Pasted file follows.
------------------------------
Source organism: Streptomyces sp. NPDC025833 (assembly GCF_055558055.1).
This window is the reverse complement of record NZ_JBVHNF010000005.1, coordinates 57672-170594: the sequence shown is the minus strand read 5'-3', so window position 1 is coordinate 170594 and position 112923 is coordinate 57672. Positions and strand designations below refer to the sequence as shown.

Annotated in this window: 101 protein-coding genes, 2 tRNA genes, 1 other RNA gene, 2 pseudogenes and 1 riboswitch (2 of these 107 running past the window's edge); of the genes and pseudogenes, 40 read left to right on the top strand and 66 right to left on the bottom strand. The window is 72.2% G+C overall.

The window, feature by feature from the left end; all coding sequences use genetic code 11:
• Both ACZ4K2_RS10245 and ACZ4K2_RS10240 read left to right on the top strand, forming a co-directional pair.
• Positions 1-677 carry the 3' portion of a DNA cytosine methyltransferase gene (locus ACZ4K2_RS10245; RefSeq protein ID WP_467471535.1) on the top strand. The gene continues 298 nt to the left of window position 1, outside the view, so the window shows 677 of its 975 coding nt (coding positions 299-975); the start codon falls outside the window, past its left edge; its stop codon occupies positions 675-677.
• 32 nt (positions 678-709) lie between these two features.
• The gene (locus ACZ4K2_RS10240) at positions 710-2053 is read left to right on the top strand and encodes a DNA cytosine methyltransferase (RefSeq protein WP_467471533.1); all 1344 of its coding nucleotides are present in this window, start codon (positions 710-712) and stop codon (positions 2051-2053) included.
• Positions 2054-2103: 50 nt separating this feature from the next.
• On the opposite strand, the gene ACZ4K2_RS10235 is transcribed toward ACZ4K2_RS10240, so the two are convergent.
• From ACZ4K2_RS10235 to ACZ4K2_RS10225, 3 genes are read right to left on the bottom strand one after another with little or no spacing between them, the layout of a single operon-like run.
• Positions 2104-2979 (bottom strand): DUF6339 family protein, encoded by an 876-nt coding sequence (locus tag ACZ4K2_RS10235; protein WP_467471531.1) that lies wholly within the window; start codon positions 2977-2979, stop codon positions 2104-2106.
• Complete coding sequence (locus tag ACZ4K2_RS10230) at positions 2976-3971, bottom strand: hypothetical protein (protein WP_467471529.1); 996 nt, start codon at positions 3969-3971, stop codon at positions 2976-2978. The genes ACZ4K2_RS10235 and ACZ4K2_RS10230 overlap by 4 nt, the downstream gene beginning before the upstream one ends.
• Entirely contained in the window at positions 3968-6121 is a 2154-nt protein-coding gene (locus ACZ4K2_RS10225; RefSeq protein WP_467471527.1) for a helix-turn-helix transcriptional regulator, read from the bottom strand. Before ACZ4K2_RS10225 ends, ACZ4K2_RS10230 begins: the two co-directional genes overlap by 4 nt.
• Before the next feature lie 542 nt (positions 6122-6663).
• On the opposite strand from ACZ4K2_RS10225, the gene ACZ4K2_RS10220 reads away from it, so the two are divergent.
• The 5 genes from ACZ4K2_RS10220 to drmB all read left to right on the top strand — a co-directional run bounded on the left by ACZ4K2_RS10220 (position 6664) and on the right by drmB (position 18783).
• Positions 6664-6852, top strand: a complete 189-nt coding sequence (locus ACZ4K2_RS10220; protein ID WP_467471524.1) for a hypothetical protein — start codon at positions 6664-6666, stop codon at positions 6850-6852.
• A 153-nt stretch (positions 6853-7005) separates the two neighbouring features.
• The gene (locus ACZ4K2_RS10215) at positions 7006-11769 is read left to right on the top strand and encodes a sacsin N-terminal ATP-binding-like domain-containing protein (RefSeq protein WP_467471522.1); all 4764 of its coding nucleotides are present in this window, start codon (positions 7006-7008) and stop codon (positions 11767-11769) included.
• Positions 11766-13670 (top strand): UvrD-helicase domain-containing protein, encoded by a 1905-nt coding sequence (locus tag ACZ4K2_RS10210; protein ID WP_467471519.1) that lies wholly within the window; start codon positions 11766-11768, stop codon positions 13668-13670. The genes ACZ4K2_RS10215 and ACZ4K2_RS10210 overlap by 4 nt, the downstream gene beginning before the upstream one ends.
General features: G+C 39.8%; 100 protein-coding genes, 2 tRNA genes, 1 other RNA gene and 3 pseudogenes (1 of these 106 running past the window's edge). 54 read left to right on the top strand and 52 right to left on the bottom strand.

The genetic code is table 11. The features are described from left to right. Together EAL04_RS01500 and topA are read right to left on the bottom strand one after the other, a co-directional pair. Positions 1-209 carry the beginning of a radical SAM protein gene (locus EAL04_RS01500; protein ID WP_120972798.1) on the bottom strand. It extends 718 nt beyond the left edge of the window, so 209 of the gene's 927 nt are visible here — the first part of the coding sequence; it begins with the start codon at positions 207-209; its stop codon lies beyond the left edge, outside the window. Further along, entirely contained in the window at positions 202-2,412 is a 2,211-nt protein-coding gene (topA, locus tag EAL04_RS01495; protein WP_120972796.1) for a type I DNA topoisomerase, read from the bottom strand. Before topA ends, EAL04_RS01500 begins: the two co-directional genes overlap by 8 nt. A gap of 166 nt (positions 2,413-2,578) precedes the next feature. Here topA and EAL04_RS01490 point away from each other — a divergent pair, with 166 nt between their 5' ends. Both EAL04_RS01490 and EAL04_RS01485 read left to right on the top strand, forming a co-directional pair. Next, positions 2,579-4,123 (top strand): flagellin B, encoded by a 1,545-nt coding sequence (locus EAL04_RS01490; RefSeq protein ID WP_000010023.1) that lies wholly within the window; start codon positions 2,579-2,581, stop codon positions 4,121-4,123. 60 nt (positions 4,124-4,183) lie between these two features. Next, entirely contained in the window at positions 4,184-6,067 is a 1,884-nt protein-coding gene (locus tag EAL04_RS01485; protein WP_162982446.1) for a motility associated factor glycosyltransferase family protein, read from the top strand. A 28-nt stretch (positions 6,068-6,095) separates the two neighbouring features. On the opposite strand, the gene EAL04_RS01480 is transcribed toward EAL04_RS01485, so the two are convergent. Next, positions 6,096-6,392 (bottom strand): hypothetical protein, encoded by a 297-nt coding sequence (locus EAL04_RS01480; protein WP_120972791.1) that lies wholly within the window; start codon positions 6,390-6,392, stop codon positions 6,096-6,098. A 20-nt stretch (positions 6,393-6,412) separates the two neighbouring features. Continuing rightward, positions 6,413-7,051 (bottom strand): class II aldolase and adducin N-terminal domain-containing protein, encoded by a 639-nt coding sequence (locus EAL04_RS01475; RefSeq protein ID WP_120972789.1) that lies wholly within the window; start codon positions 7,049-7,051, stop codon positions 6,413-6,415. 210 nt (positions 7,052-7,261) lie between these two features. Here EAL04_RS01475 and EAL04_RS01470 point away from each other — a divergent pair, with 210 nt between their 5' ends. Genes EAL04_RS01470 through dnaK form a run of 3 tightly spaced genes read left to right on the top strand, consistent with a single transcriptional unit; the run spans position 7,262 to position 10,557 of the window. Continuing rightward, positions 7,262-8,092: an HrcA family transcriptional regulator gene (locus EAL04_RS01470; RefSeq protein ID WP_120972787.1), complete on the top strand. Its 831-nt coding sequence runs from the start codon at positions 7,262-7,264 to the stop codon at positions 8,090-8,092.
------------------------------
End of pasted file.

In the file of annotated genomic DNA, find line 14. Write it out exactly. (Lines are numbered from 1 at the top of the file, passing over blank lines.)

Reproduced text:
• Entirely contained in the window at positions 3968-6121 is a 2154-nt protein-coding gene (locus ACZ4K2_RS10225; RefSeq protein WP_467471527.1) for a helix-turn-helix transcriptional regulator, read from the bottom strand. Before ACZ4K2_RS10225 ends, ACZ4K2_RS10230 begins: the two co-directional genes overlap by 4 nt.